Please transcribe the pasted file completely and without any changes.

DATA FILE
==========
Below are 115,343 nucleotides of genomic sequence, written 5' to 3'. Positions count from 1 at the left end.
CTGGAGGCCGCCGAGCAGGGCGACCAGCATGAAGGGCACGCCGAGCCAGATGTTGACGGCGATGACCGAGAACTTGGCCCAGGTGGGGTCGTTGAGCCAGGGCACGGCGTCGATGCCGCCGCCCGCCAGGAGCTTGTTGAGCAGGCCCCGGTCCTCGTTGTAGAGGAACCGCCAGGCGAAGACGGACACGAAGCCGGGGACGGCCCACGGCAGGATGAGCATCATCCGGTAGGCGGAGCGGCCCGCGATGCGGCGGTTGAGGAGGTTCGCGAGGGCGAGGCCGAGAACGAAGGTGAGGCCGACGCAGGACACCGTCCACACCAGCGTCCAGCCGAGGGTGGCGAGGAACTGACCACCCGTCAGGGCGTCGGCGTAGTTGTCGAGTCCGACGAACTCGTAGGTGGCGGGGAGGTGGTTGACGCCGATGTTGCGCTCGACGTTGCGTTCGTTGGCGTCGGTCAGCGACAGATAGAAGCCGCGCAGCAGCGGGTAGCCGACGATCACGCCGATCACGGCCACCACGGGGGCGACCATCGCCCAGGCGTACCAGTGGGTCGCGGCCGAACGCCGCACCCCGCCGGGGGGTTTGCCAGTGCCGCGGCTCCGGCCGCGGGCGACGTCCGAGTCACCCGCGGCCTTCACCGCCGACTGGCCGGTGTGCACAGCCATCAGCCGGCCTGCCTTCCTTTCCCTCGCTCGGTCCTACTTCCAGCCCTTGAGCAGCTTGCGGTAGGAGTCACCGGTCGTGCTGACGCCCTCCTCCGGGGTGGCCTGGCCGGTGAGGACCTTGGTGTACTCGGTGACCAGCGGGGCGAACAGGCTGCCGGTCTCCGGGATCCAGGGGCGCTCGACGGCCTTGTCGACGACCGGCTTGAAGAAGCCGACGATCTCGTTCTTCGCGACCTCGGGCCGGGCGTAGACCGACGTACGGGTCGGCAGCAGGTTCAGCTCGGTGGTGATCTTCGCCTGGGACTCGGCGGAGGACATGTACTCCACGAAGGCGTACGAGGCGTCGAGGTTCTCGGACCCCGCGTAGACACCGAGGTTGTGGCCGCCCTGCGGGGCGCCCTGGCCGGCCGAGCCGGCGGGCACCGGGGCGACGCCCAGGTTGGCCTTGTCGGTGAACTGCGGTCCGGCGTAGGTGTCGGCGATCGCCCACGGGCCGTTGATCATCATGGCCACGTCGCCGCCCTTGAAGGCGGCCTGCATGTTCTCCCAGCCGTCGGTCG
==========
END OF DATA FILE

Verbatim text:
Below are 115,343 nucleotides of genomic sequence, written 5' to 3'. Positions count from 1 at the left end.
CTGGAGGCCGCCGAGCAGGGCGACCAGCATGAAGGGCACGCCGAGCCAGATGTTGACGGCGATGACCGAGAACTTGGCCCAGGTGGGGTCGTTGAGCCAGGGCACGGCGTCGATGCCGCCGCCCGCCAGGAGCTTGTTGAGCAGGCCCCGGTCCTCGTTGTAGAGGAACCGCCAGGCGAAGACGGACACGAAGCCGGGGACGGCCCACGGCAGGATGAGCATCATCCGGTAGGCGGAGCGGCCCGCGATGCGGCGGTTGAGGAGGTTCGCGAGGGCGAGGCCGAGAACGAAGGTGAGGCCGACGCAGGACACCGTCCACACCAGCGTCCAGCCGAGGGTGGCGAGGAACTGACCACCCGTCAGGGCGTCGGCGTAGTTGTCGAGTCCGACGAACTCGTAGGTGGCGGGGAGGTGGTTGACGCCGATGTTGCGCTCGACGTTGCGTTCGTTGGCGTCGGTCAGCGACAGATAGAAGCCGCGCAGCAGCGGGTAGCCGACGATCACGCCGATCACGGCCACCACGGGGGCGACCATCGCCCAGGCGTACCAGTGGGTCGCGGCCGAACGCCGCACCCCGCCGGGGGGTTTGCCAGTGCCGCGGCTCCGGCCGCGGGCGACGTCCGAGTCACCCGCGGCCTTCACCGCCGACTGGCCGGTGTGCACAGCCATCAGCCGGCCTGCCTTCCTTTCCCTCGCTCGGTCCTACTTCCAGCCCTTGAGCAGCTTGCGGTAGGAGTCACCGGTCGTGCTGACGCCCTCCTCCGGGGTGGCCTGGCCGGTGAGGACCTTGGTGTACTCGGTGACCAGCGGGGCGAACAGGCTGCCGGTCTCCGGGATCCAGGGGCGCTCGACGGCCTTGTCGACGACCGGCTTGAAGAAGCCGACGATCTCGTTCTTCGCGACCTCGGGCCGGGCGTAGACCGACGTACGGGTCGGCAGCAGGTTCAGCTCGGTGGTGATCTTCGCCTGGGACTCGGCGGAGGACATGTACTCCACGAAGGCGTACGAGGCGTCGAGGTTCTCGGACCCCGCGTAGACACCGAGGTTGTGGCCGCCCTGCGGGGCGCCCTGGCCGGCCGAGCCGGCGGGCACCGGGGCGACGCCCAGGTTGGCCTTGTCGGTGAACTGCGGTCCGGCGTAGGTGTCGGCGATCGCCCACGGGCCGTTGATCATCATGGCCACGTCGCCGCCCTTGAAGGCGGCCTGCATGTTCTCCCAGCCGTCGGTCG